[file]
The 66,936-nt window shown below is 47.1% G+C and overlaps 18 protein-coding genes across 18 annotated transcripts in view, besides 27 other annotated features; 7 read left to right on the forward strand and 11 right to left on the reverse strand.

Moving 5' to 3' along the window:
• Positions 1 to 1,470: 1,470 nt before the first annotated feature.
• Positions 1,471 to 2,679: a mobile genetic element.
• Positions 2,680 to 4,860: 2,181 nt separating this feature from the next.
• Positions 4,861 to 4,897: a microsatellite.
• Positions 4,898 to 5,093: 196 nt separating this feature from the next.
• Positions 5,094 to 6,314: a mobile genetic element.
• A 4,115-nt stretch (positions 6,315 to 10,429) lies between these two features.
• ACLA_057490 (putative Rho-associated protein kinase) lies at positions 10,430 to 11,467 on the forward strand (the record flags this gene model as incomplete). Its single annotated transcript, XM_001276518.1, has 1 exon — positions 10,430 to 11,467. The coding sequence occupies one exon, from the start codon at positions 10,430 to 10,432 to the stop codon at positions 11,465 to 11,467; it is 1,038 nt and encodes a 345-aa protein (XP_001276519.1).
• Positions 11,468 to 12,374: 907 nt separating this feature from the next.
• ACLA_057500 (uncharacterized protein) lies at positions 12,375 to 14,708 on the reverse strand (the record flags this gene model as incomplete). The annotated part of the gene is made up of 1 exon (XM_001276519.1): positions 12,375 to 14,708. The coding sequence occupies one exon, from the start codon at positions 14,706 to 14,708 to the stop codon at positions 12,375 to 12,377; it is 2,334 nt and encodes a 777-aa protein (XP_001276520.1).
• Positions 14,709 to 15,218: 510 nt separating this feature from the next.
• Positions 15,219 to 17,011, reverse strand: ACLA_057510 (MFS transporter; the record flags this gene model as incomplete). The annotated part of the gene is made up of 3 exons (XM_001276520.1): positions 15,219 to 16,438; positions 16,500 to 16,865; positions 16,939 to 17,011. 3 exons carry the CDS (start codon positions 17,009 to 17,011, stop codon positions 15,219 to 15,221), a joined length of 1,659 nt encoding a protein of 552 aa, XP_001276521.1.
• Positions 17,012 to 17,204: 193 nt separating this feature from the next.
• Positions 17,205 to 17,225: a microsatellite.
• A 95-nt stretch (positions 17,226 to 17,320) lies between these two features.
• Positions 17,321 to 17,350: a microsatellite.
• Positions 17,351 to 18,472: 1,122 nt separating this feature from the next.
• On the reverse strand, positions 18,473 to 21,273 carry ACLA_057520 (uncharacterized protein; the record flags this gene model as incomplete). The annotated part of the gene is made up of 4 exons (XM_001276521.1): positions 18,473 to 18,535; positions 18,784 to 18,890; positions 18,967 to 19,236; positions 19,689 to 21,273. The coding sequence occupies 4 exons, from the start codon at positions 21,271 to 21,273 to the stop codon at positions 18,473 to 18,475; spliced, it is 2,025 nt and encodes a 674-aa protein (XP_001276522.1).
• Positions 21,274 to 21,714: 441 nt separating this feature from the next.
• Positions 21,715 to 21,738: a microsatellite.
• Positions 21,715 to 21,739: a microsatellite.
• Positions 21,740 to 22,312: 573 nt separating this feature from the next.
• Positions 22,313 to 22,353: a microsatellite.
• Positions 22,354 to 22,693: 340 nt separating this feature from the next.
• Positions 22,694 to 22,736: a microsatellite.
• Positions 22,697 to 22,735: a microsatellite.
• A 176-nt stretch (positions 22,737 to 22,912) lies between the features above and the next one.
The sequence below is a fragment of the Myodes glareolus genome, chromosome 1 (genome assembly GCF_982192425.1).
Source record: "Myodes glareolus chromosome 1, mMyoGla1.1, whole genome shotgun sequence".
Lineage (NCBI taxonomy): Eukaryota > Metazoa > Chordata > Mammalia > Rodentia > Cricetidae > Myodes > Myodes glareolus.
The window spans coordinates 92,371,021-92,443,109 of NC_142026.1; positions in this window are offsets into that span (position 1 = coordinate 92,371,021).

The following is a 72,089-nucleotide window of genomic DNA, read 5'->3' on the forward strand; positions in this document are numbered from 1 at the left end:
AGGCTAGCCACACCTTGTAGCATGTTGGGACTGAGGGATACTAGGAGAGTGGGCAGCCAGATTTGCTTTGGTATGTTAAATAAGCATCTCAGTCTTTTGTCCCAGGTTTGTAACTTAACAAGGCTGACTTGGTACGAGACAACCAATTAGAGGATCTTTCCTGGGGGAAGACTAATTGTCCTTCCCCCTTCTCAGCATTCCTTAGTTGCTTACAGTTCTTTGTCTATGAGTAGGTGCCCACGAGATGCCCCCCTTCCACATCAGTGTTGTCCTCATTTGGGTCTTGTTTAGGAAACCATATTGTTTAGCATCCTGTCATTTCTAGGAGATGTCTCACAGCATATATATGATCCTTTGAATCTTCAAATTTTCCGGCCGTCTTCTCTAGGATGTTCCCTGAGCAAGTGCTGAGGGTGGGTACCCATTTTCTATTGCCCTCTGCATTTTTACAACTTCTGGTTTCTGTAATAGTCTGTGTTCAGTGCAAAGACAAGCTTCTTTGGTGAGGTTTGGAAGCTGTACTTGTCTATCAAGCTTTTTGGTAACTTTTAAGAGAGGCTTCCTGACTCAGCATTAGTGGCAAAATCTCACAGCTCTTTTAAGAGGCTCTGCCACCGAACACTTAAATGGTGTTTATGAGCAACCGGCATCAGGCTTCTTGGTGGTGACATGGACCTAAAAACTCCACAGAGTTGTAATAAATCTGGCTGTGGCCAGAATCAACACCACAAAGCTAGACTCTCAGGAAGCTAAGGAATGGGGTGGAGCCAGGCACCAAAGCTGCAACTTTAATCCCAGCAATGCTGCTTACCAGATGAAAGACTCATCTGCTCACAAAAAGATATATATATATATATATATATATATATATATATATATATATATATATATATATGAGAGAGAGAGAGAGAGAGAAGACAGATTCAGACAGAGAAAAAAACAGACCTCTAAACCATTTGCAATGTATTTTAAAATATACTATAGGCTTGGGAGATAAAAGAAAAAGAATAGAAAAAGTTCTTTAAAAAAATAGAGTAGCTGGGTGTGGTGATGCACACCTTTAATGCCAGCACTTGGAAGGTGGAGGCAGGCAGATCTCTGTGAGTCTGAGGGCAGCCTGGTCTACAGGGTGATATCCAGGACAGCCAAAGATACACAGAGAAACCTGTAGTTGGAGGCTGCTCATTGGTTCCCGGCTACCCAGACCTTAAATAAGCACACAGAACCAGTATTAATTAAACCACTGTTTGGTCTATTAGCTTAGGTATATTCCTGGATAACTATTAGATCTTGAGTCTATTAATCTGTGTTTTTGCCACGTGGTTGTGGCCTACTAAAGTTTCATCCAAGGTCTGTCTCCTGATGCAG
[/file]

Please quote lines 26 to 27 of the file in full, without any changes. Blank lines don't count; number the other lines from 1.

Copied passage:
• Positions 22,354 to 22,693: 340 nt separating this feature from the next.
• Positions 22,694 to 22,736: a microsatellite.